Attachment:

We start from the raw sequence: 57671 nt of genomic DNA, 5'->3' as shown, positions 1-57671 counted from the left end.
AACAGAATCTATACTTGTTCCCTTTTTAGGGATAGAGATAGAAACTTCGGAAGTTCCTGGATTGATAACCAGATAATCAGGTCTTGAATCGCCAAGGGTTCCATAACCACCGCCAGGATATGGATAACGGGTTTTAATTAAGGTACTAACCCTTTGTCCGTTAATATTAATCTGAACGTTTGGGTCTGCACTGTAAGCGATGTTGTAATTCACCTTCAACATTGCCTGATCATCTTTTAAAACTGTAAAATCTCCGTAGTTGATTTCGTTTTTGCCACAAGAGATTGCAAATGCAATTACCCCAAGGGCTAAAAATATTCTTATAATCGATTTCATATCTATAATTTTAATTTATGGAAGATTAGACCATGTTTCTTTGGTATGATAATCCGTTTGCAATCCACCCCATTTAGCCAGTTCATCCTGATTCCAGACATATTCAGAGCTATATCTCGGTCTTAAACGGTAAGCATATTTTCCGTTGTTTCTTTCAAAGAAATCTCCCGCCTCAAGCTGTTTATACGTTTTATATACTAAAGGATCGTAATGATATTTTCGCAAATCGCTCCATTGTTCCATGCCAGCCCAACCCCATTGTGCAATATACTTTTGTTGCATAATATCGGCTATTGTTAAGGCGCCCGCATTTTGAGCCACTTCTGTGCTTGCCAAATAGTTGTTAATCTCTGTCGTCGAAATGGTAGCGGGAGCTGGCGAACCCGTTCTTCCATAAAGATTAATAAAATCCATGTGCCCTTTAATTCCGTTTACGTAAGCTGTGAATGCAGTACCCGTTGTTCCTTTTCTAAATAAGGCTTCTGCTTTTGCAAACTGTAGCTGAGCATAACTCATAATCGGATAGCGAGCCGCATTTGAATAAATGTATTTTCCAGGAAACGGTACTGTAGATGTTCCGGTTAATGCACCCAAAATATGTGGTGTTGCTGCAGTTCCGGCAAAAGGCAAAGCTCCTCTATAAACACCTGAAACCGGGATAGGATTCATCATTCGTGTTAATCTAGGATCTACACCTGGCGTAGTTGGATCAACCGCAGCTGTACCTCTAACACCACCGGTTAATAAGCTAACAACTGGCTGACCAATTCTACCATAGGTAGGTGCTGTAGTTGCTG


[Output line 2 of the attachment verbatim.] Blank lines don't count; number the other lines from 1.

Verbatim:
AACAGAATCTATACTTGTTCCCTTTTTAGGGATAGAGATAGAAACTTCGGAAGTTCCTGGATTGATAACCAGATAATCAGGTCTTGAATCGCCAAGGGTTCCATAACCACCGCCAGGATATGGATAACGGGTTTTAATTAAGGTACTAACCCTTTGTCCGTTAATATTAATCTGAACGTTTGGGTCTGCACTGTAAGCGATGTTGTAATTCACCTTCAACATTGCCTGATCATCTTTTAAAACTGTAAAATCTCCGTAGTTGATTTCGTTTTTGCCACAAGAGATTGCAAATGCAATTACCCCAAGGGCTAAAAATATTCTTATAATCGATTTCATATCTATAATTTTAATTTATGGAAGATTAGACCATGTTTCTTTGGTATGATAATCCGTTTGCAATCCACCCCATTTAGCCAGTTCATCCTGATTCCAGACATATTCAGAGCTATATCTCGGTCTTAAACGGTAAGCATATTTTCCGTTGTTTCTTTCAAAGAAATCTCCCGCCTCAAGCTGTTTATACGTTTTATATACTAAAGGATCGTAATGATATTTTCGCAAATCGCTCCATTGTTCCATGCCAGCCCAACCCCATTGTGCAATATACTTTTGTTGCATAATATCGGCTATTGTTAAGGCGCCCGCATTTTGAGCCACTTCTGTGCTTGCCAAATAGTTGTTAATCTCTGTCGTCGAAATGGTAGCGGGAGCTGGCGAACCCGTTCTTCCATAAAGATTAATAAAATCCATGTGCCCTTTAATTCCGTTTACGTAAGCTGTGAATGCAGTACCCGTTGTTCCTTTTCTAAATAAGGCTTCTGCTTTTGCAAACTGTAGCTGAGCATAACTCATAATCGGATAGCGAGCCGCATTTGAATAAATGTATTTTCCAGGAAACGGTACTGTAGATGTTCCGGTTAATGCACCCAAAATATGTGGTGTTGCTGCAGTTCCGGCAAAAGGCAAAGCTCCTCTATAAACACCTGAAACCGGGATAGGATTCATCATTCGTGTTAATCTAGGATCTACACCTGGCGTAGTTGGATCAACCGCAGCTGTACCTCTAACACCACCGGTTAATAAGCTAACAACTGGCTGACCAATTCTACCATAGGTAGGTGCTGTAGTTGCTG